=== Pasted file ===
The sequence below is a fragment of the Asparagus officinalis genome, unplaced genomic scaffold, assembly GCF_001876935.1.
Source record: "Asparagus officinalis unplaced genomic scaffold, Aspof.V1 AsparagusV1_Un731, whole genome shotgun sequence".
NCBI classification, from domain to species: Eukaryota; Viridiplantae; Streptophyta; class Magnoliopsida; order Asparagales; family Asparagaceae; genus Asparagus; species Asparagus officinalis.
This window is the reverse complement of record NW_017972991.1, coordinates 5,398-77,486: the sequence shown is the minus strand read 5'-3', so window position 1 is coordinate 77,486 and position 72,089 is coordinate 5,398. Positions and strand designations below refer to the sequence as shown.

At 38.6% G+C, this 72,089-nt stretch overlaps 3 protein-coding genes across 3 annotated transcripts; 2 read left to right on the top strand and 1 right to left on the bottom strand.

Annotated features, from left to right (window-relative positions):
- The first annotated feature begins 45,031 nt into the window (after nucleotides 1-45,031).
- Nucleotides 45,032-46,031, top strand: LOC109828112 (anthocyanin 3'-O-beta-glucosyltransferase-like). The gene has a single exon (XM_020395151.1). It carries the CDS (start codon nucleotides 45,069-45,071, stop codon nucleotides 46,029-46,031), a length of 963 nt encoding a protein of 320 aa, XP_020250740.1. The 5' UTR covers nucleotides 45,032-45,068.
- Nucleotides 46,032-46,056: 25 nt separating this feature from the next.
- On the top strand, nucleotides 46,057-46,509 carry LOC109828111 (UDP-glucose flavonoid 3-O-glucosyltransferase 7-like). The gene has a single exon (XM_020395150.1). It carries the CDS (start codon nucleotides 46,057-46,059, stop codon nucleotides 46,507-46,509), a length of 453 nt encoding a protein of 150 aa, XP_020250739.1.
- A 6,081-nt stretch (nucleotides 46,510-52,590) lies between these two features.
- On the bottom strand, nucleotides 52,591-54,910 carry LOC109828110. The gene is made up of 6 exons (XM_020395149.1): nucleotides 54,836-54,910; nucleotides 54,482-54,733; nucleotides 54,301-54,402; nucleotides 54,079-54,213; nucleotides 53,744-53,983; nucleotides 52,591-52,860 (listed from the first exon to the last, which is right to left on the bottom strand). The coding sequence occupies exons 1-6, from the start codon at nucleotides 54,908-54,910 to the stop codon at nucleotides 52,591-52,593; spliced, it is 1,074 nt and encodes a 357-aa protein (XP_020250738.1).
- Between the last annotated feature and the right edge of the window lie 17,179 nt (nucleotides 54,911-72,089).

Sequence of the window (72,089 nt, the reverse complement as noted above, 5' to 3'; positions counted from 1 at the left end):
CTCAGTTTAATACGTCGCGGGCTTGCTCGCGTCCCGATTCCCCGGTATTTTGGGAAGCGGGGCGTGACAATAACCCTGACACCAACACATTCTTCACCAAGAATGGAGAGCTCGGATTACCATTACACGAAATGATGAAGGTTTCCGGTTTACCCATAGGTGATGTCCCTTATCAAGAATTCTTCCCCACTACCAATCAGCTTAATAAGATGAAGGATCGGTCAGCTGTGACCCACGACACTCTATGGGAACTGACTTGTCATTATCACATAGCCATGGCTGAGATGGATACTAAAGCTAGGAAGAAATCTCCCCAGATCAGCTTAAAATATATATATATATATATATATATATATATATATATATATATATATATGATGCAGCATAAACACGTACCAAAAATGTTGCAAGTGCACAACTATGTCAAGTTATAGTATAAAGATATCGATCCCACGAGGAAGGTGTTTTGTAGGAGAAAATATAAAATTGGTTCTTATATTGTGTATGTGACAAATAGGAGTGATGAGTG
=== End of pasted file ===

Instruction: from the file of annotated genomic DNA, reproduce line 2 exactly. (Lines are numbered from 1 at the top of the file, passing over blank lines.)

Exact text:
Source record: "Asparagus officinalis unplaced genomic scaffold, Aspof.V1 AsparagusV1_Un731, whole genome shotgun sequence".